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dc.contributor.authorMackay, Ranald I
dc.contributor.authorHendry, Jolyon H
dc.contributor.authorMoore, Christopher J
dc.contributor.authorWilliams, Peter C
dc.contributor.authorRead, G
dc.date.accessioned2010-03-24T15:31:30Z
dc.date.available2010-03-24T15:31:30Z
dc.date.issued1997-05
dc.identifier.citationPredicting late rectal complications following prostate conformal radiotherapy using biologically effective doses and normalized dose-surface histograms. 1997, 70 (833):517-26 Br J Radiolen
dc.identifier.issn0007-1285
dc.identifier.pmid9227235
dc.identifier.urihttp://hdl.handle.net/10541/94923
dc.description.abstractA model to predict the late normal tissue complication probability (NTCP) of the rectum following conformal therapy is described. The model evaluates the biological consequence of inhomogeneities in the physical dose by computing dose histograms of the biologically effective dose to the surface of the rectum for a given fractionation scheme. A method of normalizing the surface area of the rectum is employed so that the predicted NTCP is independent of the differing cross-sectional size of sections of the rectum, ensuring the NTCP is dependent only on the dose delivered to sensitive rectal tissues. The model has been used to assess severe late rectal complications and the milder RTOG grades 2 and 3 reactions. This model was found to predict severe toxicity levels of 1.7 +/- 0.6% for an accelerated treatment of 50 Gy in 16 fractions commonly employed at this centre. This result lies between the severe toxicities predicted for 60 and 62 Gy delivered in 2 Gy fractions. The model predicts that the average NTCP for severe late effects for nine prostate patients becomes greater than 5% with a fractionation scheme of 70 Gy in 35 fractions, for the four fields treatment. The effects of not treating all fields at each therapy session on rectal toxicity were also investigated. Biologically effective dose-surface histograms show that the dose to the lower surface of the rectum is increased by not treating all fields at each therapy session, but the predicted differences in rectal NTCP are negligible.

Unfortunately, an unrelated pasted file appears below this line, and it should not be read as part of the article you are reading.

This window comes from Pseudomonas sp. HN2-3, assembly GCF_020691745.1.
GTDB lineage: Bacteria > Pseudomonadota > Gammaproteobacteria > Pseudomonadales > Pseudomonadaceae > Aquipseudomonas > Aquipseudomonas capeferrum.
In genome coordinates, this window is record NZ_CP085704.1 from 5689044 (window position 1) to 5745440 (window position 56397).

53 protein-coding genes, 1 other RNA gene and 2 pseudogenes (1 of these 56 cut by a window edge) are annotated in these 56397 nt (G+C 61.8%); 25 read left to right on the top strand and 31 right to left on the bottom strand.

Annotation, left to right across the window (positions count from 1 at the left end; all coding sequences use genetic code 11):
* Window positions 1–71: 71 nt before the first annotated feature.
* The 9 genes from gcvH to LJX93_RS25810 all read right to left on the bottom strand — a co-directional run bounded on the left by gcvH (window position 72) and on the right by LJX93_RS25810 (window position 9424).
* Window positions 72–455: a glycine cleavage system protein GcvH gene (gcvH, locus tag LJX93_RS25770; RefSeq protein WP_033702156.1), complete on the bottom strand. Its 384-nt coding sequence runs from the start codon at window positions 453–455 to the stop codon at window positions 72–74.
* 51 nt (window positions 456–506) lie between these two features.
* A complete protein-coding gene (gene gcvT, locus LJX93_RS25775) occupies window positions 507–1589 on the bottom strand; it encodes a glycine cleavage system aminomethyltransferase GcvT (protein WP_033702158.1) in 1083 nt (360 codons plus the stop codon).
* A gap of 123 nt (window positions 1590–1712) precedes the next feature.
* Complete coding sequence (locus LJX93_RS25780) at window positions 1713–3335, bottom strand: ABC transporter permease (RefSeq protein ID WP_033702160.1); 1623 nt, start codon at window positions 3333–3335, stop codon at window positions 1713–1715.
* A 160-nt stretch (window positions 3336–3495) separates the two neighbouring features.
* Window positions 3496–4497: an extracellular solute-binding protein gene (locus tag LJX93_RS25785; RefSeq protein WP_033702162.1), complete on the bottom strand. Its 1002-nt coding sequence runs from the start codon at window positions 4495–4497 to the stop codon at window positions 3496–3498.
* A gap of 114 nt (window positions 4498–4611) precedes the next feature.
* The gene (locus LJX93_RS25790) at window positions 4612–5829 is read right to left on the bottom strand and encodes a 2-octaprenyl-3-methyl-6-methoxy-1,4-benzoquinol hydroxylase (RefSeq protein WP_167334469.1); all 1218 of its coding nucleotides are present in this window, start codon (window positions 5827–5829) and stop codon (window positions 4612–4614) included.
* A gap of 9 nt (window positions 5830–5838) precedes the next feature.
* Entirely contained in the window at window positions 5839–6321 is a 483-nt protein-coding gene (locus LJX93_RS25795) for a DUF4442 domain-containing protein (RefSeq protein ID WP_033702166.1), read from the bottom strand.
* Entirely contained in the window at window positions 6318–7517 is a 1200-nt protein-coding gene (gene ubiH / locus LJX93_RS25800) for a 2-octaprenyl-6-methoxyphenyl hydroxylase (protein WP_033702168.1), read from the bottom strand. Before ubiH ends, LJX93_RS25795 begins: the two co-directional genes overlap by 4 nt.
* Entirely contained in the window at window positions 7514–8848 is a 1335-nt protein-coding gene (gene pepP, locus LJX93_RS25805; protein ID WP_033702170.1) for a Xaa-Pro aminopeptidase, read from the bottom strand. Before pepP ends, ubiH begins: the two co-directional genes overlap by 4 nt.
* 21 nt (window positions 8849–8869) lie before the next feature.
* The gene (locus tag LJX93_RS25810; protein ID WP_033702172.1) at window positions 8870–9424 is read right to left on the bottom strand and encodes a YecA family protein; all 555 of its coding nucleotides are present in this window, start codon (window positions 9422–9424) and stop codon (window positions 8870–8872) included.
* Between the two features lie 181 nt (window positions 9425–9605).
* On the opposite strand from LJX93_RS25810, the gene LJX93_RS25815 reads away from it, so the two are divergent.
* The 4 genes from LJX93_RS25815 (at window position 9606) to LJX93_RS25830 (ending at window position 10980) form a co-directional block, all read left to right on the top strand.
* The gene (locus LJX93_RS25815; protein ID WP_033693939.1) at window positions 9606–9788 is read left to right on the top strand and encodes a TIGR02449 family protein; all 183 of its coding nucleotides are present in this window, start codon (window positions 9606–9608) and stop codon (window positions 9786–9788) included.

dc.language.isoenen
dc.subjectProstatic Canceren
dc.subject.meshDose-Response Relationship, Radiation
dc.subject.meshHumans
dc.subject.meshMale
dc.subject.meshPredictive Value of Tests
dc.subject.meshProstatic Neoplasms
dc.subject.meshRadiation Dosage
dc.subject.meshRectal Diseases
dc.subject.meshRectum
dc.subject.meshRelative Biological Effectiveness
dc.titlePredicting late rectal complications following prostate conformal radiotherapy using biologically effective doses and normalized dose-surface histograms.en
dc.typeArticleen
dc.contributor.departmentNorth Western Medical Physics, Christie Hospital NHS Trust, Manchester, UK.en
dc.identifier.journalBritish Journal of Radiologyen
html.description.abstractA model to predict the late normal tissue complication probability (NTCP) of the rectum following conformal therapy is described. The model evaluates the biological consequence of inhomogeneities in the physical dose by computing dose histograms of the biologically effective dose to the surface of the rectum for a given fractionation scheme. A method of normalizing the surface area of the rectum is employed so that the predicted NTCP is independent of the differing cross-sectional size of sections of the rectum, ensuring the NTCP is dependent only on the dose delivered to sensitive rectal tissues. The model has been used to assess severe late rectal complications and the milder RTOG grades 2 and 3 reactions. This model was found to predict severe toxicity levels of 1.7 +/- 0.6% for an accelerated treatment of 50 Gy in 16 fractions commonly employed at this centre. This result lies between the severe toxicities predicted for 60 and 62 Gy delivered in 2 Gy fractions. The model predicts that the average NTCP for severe late effects for nine prostate patients becomes greater than 5% with a fractionation scheme of 70 Gy in 35 fractions, for the four fields treatment. The effects of not treating all fields at each therapy session on rectal toxicity were also investigated. Biologically effective dose-surface histograms show that the dose to the lower surface of the rectum is increased by not treating all fields at each therapy session, but the predicted differences in rectal NTCP are negligible.


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